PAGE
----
A pair of lesser-known (but still enjoyable) Disney features from the 40's, "Saludos Amigos" ('43) and "The Three Caballeros" (1945) are two Disney shorts that see characters heading for adventures South of the border. Both films were an attempt to extend some good will to Latin American countries, where much of the population were already fans of the studio's offerings. "Saludos" was given three Oscar noms: Best Sound, Original Music Score and Best Song for "Saludos Amigos"; "Three" was given Oscar noms for for Original Music Score and Best Sound.
In both films, live-action footage ties together different animated shorts, many of whom star popular characters like Donald and Goofy. "Saludos" offers "El Gaucho Goofy", "Aquarela do Brasil", "Lake Titicaca" and "Pedro". "Three Caballeros" offers a series of shorts, including: "The Cold-Blooded Penguin", "The Flying Gauchito", "Bahia", "Las Posadas", "Mexico: Patzcuaro, Veracruz And Acapulco", "You Belong To My Heart" and "Donald's Surreal Reverie." The funniest segment of the bunch remains "Lake Titicaca", which sees Donald constantly running into his usual brand of difficulty during a trip to Latin America.
VIDEO: Both films are presented on this release in their original 1.33:1 full-frame aspect ratio. Image quality is fine, as while the presentations were not without some expected concerns (given the age of the films), they looked pretty good, considering. Sharpness and detail looked moderately pleasing, as while the films never looked crystal clear (nor were they expected to be), they appeared crisp more often than not. The live-action scenes fared a bit worse, looking noticably softer.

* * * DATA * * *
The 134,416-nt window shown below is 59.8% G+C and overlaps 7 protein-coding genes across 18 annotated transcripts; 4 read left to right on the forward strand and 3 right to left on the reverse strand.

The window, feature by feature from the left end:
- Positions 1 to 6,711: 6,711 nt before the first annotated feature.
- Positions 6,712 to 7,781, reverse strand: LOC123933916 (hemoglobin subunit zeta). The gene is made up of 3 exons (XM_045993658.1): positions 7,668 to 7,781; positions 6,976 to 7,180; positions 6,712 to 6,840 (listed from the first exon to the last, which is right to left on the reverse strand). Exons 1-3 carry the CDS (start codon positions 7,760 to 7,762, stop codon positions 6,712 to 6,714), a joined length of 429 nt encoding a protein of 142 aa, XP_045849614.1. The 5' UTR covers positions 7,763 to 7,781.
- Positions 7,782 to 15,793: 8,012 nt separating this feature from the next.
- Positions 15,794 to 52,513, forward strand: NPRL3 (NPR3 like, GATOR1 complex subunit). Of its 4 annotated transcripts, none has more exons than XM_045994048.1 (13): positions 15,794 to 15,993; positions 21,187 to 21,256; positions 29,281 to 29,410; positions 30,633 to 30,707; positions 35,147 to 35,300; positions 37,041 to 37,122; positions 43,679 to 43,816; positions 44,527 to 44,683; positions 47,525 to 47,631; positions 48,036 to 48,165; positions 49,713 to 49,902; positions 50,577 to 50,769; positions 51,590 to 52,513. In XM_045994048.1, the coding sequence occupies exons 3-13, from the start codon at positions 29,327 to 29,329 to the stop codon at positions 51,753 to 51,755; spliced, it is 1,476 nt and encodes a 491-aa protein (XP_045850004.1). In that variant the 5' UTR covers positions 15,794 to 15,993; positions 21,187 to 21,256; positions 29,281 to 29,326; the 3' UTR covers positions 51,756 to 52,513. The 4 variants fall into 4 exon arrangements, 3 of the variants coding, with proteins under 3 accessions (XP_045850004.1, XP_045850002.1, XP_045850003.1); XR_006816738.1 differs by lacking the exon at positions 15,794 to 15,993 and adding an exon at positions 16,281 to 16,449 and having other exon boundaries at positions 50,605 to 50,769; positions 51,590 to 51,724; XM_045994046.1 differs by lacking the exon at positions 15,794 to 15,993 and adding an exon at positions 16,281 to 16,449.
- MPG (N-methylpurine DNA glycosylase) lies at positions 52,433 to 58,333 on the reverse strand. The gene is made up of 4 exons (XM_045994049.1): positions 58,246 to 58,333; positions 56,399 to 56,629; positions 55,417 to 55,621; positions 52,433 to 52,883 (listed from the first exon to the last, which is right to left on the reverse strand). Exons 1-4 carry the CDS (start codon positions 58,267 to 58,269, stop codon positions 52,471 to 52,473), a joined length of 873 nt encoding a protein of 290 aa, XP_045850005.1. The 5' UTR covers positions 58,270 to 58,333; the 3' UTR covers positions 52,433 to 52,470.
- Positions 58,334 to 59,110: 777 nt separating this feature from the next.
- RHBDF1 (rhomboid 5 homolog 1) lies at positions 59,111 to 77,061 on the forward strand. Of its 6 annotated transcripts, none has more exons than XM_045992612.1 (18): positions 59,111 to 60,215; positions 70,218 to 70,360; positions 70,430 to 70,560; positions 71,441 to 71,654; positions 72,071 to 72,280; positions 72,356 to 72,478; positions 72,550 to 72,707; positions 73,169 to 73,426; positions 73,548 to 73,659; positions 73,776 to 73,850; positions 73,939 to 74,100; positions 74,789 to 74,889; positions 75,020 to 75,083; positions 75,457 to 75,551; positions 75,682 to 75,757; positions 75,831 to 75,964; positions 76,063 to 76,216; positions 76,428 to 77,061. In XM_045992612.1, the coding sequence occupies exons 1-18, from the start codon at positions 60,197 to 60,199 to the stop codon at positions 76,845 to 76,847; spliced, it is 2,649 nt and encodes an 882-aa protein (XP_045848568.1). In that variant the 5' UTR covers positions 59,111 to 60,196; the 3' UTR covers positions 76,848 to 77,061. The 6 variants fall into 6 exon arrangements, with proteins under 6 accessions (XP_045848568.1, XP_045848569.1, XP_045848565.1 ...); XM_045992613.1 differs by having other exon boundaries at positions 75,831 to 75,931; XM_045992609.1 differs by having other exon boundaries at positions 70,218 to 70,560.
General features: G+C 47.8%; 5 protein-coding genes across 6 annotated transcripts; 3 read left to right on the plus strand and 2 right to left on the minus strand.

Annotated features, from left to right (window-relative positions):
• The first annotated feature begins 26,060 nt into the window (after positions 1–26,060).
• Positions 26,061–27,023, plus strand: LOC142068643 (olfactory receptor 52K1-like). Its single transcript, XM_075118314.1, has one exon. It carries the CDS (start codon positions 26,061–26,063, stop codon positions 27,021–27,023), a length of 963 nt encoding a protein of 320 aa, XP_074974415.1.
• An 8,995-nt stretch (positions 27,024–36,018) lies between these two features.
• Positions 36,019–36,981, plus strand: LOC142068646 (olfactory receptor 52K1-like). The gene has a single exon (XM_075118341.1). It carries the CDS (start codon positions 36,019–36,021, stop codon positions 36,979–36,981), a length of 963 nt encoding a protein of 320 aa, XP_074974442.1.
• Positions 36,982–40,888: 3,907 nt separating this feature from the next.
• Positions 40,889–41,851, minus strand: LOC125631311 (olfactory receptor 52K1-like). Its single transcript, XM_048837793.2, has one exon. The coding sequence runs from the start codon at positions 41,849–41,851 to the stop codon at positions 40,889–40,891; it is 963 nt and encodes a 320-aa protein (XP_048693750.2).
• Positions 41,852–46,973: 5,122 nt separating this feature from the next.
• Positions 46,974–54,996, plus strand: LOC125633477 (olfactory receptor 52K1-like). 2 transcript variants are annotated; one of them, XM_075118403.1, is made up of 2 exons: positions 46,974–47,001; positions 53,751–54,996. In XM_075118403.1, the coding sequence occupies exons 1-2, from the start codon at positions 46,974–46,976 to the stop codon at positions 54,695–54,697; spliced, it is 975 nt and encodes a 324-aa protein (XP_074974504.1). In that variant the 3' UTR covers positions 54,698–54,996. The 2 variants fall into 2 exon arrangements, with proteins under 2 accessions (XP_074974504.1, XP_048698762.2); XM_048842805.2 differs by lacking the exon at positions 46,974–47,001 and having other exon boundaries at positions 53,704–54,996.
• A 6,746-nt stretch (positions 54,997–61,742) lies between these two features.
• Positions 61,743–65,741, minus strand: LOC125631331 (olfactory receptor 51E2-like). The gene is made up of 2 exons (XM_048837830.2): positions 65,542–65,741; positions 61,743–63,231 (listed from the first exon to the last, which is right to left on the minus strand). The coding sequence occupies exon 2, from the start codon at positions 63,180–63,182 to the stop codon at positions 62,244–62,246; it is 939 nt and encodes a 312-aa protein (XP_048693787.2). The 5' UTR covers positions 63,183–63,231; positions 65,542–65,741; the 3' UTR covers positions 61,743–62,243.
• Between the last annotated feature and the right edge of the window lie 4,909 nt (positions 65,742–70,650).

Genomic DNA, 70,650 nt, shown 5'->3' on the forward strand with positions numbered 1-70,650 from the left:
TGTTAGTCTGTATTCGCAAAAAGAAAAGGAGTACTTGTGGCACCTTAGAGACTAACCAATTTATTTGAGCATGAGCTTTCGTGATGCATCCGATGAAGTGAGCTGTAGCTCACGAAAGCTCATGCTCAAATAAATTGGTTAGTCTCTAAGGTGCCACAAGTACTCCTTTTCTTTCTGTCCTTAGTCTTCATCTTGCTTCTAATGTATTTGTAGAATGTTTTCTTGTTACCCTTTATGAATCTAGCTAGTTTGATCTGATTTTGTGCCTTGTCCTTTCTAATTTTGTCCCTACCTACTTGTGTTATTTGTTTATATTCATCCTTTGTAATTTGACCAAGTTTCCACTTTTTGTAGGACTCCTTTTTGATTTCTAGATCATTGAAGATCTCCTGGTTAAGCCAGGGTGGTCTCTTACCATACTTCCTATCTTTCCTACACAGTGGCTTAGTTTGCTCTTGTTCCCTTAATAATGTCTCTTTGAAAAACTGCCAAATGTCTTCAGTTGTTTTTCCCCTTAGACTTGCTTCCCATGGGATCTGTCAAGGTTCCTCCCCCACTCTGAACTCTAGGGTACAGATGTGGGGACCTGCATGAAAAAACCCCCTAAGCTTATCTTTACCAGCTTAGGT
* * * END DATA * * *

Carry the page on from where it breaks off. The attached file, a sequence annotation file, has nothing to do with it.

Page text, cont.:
Print flaws included some minor specks, marks and the occasional light scratch. While there was certainly some minor-to-mild wear visible, the presentation did appear less worn than I'd expect, given the age. Some slight artifacting was noticed, but no edge enhancement was seen. Colors looked satisfactory during the animated scenes, but can look noticably or very noticably faded and/or smeary during the live-action clips (which look like old home movies.)
SOUND: The films have been given a Dolby Digital 5.1 soundtrack that seems unnecessary when a remastered mono soundtrack would have been sufficient for animated films from the '40's. Audio quality was acceptable, as while dialogue and music were clear, they could seem noticably thin and brittle at times.
EXTRAS: "South of the Border with Walt Disney" 33-minute featurette, a very short Walt Disney CBC Interview and two bonus shorts ("Don Donald", "Contrary Condor") and previews for other Disney titles.
Final Thoughts: While not among the studio's finest efforts, "Three" and "Saludos" are fun features that Disney fans will be pleased to add to their collection in one package. Recommended.